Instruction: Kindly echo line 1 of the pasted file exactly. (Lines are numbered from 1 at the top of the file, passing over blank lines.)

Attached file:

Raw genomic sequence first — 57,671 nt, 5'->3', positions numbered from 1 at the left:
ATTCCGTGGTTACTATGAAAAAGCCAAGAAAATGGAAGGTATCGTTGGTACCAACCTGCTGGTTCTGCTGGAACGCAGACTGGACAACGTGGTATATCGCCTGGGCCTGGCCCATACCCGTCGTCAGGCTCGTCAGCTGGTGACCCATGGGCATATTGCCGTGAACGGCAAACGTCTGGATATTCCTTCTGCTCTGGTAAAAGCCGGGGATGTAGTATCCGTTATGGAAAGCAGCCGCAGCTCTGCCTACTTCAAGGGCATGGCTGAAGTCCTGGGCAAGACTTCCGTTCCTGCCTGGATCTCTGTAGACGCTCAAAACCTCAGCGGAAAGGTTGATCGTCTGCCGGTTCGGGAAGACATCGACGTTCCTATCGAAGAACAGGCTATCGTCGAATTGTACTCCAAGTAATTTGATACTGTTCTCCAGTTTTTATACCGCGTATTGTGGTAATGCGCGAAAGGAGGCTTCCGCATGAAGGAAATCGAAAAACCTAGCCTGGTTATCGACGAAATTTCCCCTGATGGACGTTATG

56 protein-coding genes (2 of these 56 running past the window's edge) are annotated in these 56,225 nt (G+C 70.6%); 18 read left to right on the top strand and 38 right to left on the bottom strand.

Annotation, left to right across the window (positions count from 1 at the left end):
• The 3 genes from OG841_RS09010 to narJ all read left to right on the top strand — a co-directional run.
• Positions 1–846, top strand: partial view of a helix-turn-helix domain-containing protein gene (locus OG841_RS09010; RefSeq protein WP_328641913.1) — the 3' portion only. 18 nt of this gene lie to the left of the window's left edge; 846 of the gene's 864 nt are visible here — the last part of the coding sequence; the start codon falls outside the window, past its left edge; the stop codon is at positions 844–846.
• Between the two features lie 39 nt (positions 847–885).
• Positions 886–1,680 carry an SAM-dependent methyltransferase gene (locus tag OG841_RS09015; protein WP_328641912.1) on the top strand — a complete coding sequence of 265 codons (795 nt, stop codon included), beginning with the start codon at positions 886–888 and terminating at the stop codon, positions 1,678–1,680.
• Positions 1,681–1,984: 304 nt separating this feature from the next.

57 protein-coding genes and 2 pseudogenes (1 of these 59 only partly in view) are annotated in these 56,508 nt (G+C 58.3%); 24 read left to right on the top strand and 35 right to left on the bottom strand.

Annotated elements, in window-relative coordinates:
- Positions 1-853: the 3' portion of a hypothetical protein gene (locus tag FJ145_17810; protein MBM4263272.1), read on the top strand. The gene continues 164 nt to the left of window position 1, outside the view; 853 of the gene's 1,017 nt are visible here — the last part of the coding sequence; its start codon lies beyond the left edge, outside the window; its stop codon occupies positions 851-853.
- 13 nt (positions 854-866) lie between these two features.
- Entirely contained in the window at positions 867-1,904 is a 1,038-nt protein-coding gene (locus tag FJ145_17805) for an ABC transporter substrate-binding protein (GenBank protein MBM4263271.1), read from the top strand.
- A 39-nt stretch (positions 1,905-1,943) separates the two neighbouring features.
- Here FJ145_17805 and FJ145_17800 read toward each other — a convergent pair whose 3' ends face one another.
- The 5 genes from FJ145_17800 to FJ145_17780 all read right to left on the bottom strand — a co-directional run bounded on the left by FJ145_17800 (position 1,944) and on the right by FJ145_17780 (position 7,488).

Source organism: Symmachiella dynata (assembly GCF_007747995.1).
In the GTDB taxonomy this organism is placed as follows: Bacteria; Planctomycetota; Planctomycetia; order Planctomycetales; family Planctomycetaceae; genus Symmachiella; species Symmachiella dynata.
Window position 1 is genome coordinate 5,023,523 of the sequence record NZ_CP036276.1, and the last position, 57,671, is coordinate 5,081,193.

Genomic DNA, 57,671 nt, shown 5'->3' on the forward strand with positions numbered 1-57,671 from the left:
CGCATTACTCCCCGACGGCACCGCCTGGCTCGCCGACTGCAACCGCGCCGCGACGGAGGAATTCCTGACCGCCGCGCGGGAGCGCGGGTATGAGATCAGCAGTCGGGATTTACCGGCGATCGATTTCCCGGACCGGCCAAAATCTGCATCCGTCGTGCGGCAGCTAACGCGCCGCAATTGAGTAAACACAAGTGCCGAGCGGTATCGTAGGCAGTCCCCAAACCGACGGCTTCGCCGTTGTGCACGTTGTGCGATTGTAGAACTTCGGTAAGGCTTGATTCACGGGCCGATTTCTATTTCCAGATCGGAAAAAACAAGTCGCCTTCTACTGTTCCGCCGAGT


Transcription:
Raw genomic sequence first — 57,671 nt, 5'->3', positions numbered from 1 at the left: